Do Institutions Own Talon Metals Corp. (TSE:TLO) Shares?

By
Simply Wall St
Published
January 12, 2022
TSX:TLO
Source: Shutterstock

The big shareholder groups in Talon Metals Corp. (TSE:TLO) have power over the company. Institutions often own shares in more established companies, while it's not unusual to see insiders own a fair bit of smaller companies. Companies that used to be publicly owned tend to have lower insider ownership.

Talon Metals is a smaller company with a market capitalization of CA$492m, so it may still be flying under the radar of many institutional investors. In the chart below, we can see that institutions own shares in the company. Let's delve deeper into each type of owner, to discover more about Talon Metals.

View our latest analysis for Talon Metals

ownership-breakdown
TSX:TLO Ownership Breakdown January 12th 2022

What Does The Institutional Ownership Tell Us About Talon Metals?

Institutions typically measure themselves against a benchmark when reporting to their own investors, so they often become more enthusiastic about a stock once it's included in a major index. We would expect most companies to have some institutions on the register, especially if they are growing.

As you can see, institutional investors have a fair amount of stake in Talon Metals. This can indicate that the company has a certain degree of credibility in the investment community. However, it is best to be wary of relying on the supposed validation that comes with institutional investors. They too, get it wrong sometimes. When multiple institutions own a stock, there's always a risk that they are in a 'crowded trade'. When such a trade goes wrong, multiple parties may compete to sell stock fast. This risk is higher in a company without a history of growth. You can see Talon Metals' historic earnings and revenue below, but keep in mind there's always more to the story.

earnings-and-revenue-growth
TSX:TLO Earnings and Revenue Growth January 12th 2022

We note that hedge funds don't have a meaningful investment in Talon Metals. RCF Management, LLC is currently the company's largest shareholder with 19% of shares outstanding. Meanwhile, the second and third largest shareholders, hold 19% and 2.2%, of the shares outstanding, respectively. Warren Newfield, who is the third-largest shareholder, also happens to hold the title of Chairman of the Board.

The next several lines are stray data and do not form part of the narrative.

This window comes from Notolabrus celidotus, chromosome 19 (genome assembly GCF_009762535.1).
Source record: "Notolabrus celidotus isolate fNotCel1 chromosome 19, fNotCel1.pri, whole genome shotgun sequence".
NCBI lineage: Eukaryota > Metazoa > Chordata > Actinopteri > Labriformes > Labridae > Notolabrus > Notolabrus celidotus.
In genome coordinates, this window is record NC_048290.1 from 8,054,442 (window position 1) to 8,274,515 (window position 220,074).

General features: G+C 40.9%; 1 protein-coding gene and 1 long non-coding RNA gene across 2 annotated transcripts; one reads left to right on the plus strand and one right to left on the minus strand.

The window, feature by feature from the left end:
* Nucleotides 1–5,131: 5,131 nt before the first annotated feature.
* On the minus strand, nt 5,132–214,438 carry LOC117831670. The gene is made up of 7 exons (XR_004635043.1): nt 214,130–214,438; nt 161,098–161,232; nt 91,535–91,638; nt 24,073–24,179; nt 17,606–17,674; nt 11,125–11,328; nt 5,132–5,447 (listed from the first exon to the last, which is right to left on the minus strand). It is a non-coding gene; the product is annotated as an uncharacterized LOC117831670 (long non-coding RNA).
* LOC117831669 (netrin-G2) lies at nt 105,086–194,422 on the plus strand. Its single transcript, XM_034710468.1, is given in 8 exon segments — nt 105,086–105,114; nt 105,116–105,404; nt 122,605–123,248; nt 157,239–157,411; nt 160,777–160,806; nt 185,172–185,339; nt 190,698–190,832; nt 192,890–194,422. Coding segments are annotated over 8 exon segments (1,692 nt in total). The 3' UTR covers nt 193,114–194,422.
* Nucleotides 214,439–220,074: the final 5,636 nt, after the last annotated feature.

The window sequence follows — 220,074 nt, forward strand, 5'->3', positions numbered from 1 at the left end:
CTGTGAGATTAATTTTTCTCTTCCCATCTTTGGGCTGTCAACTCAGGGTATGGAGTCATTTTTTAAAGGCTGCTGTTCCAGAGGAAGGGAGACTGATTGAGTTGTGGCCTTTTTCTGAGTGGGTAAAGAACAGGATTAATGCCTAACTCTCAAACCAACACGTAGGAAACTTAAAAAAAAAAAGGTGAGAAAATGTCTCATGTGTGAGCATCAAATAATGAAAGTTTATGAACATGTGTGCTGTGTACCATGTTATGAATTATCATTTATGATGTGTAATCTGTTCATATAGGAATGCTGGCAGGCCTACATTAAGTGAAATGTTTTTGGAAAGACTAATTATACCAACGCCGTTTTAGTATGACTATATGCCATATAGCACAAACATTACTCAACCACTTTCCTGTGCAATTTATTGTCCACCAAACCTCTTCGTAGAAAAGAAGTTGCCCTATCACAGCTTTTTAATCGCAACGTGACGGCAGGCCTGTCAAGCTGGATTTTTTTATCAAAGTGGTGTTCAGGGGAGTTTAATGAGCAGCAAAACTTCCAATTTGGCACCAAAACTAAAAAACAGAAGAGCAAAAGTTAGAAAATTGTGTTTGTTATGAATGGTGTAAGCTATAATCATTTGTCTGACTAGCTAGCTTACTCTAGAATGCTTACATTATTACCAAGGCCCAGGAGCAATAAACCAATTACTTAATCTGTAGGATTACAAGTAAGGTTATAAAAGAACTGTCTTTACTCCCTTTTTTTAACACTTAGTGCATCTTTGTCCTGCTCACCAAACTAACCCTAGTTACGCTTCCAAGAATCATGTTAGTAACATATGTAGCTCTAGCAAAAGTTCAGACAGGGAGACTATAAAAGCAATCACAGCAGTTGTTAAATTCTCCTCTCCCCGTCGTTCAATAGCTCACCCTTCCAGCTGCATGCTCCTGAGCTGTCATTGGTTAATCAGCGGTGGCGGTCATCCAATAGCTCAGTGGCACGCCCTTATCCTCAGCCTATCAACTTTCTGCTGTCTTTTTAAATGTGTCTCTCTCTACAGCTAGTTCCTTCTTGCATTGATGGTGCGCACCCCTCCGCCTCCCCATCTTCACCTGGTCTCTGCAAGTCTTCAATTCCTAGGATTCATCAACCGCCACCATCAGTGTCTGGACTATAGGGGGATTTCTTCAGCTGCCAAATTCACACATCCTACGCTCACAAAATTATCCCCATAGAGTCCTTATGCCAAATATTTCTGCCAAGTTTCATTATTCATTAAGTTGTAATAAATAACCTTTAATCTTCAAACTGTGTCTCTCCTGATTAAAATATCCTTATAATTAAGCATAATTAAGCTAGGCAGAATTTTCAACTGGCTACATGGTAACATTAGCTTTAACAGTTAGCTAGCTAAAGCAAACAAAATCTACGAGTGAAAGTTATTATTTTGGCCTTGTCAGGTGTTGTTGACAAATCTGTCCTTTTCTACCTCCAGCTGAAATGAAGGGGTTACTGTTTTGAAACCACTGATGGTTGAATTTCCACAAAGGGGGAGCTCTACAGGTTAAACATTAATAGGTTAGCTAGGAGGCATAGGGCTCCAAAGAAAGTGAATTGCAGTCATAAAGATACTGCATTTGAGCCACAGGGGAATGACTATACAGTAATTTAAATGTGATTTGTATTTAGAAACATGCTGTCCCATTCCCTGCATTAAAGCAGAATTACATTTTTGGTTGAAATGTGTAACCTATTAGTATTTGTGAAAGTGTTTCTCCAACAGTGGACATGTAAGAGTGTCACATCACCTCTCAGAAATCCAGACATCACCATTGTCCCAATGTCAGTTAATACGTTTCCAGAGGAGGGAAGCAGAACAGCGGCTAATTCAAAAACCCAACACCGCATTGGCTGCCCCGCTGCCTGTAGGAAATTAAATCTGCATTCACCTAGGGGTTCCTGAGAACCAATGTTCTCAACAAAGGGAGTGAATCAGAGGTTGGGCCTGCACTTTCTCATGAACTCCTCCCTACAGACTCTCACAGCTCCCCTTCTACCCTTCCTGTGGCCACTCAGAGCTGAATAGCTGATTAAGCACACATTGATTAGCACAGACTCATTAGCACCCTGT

A closer look at our ownership figures suggests that the top 14 shareholders have a combined ownership of 50% implying that no single shareholder has a majority.

Researching institutional ownership is a good way to gauge and filter a stock's expected performance. The same can be achieved by studying analyst sentiments. We're not picking up on any analyst coverage of the stock at the moment, so the company is unlikely to be widely held.

Insider Ownership Of Talon Metals

While the precise definition of an insider can be subjective, almost everyone considers board members to be insiders. The company management answer to the board and the latter should represent the interests of shareholders. Notably, sometimes top-level managers are on the board themselves.

I generally consider insider ownership to be a good thing. However, on some occasions it makes it more difficult for other shareholders to hold the board accountable for decisions.

Shareholders would probably be interested to learn that insiders own shares in Talon Metals Corp.. It has a market capitalization of just CA$492m, and insiders have CA$18m worth of shares, in their own names. It is good to see some investment by insiders, but it might be worth checking if those insiders have been buying.

General Public Ownership

With a 48% ownership, the general public, mostly comprising of individual investors, have some degree of sway over Talon Metals. While this size of ownership may not be enough to sway a policy decision in their favour, they can still make a collective impact on company policies.

Private Equity Ownership

Private equity firms hold a 38% stake in Talon Metals. This suggests they can be influential in key policy decisions. Some investors might be encouraged by this, since private equity are sometimes able to encourage strategies that help the market see the value in the company. Alternatively, those holders might be exiting the investment after taking it public.

Next Steps:

It's always worth thinking about the different groups who own shares in a company. But to understand Talon Metals better, we need to consider many other factors. For instance, we've identified 3 warning signs for Talon Metals (1 shouldn't be ignored) that you should be aware of.

If you would prefer check out another company -- one with potentially superior financials -- then do not miss this free list of interesting companies, backed by strong financial data.

NB: Figures in this article are calculated using data from the last twelve months, which refer to the 12-month period ending on the last date of the month the financial statement is dated. This may not be consistent with full year annual report figures.

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